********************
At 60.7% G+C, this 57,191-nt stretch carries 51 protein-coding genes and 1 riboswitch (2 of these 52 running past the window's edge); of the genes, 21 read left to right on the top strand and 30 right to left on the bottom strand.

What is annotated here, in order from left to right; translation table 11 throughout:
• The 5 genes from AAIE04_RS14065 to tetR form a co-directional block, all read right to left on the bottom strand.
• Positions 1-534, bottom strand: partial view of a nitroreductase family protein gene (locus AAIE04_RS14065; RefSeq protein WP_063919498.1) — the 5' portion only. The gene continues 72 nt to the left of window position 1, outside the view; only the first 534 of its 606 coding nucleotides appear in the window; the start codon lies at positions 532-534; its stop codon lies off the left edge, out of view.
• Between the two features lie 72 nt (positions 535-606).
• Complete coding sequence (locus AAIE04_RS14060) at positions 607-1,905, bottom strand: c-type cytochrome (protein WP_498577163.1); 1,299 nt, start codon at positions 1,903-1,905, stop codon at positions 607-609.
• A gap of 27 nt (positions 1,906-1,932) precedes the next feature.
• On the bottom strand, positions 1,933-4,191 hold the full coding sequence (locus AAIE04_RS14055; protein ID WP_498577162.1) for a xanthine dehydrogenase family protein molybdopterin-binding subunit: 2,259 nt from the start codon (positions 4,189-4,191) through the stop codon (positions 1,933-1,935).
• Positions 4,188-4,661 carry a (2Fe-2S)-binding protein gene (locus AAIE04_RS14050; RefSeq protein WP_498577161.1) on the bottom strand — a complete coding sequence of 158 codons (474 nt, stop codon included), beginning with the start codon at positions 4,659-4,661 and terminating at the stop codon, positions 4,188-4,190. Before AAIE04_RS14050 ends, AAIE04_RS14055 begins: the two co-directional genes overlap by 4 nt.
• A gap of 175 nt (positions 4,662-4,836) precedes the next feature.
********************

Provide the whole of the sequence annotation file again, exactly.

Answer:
At 60.7% G+C, this 57,191-nt stretch carries 51 protein-coding genes and 1 riboswitch (2 of these 52 running past the window's edge); of the genes, 21 read left to right on the top strand and 30 right to left on the bottom strand.

What is annotated here, in order from left to right; translation table 11 throughout:
• The 5 genes from AAIE04_RS14065 to tetR form a co-directional block, all read right to left on the bottom strand.
• Positions 1-534, bottom strand: partial view of a nitroreductase family protein gene (locus AAIE04_RS14065; RefSeq protein WP_063919498.1) — the 5' portion only. The gene continues 72 nt to the left of window position 1, outside the view; only the first 534 of its 606 coding nucleotides appear in the window; the start codon lies at positions 532-534; its stop codon lies off the left edge, out of view.
• Between the two features lie 72 nt (positions 535-606).
• Complete coding sequence (locus AAIE04_RS14060) at positions 607-1,905, bottom strand: c-type cytochrome (protein WP_498577163.1); 1,299 nt, start codon at positions 1,903-1,905, stop codon at positions 607-609.
• A gap of 27 nt (positions 1,906-1,932) precedes the next feature.
• On the bottom strand, positions 1,933-4,191 hold the full coding sequence (locus AAIE04_RS14055; protein ID WP_498577162.1) for a xanthine dehydrogenase family protein molybdopterin-binding subunit: 2,259 nt from the start codon (positions 4,189-4,191) through the stop codon (positions 1,933-1,935).
• Positions 4,188-4,661 carry a (2Fe-2S)-binding protein gene (locus AAIE04_RS14050; RefSeq protein WP_498577161.1) on the bottom strand — a complete coding sequence of 158 codons (474 nt, stop codon included), beginning with the start codon at positions 4,659-4,661 and terminating at the stop codon, positions 4,188-4,190. Before AAIE04_RS14050 ends, AAIE04_RS14055 begins: the two co-directional genes overlap by 4 nt.
• A gap of 175 nt (positions 4,662-4,836) precedes the next feature.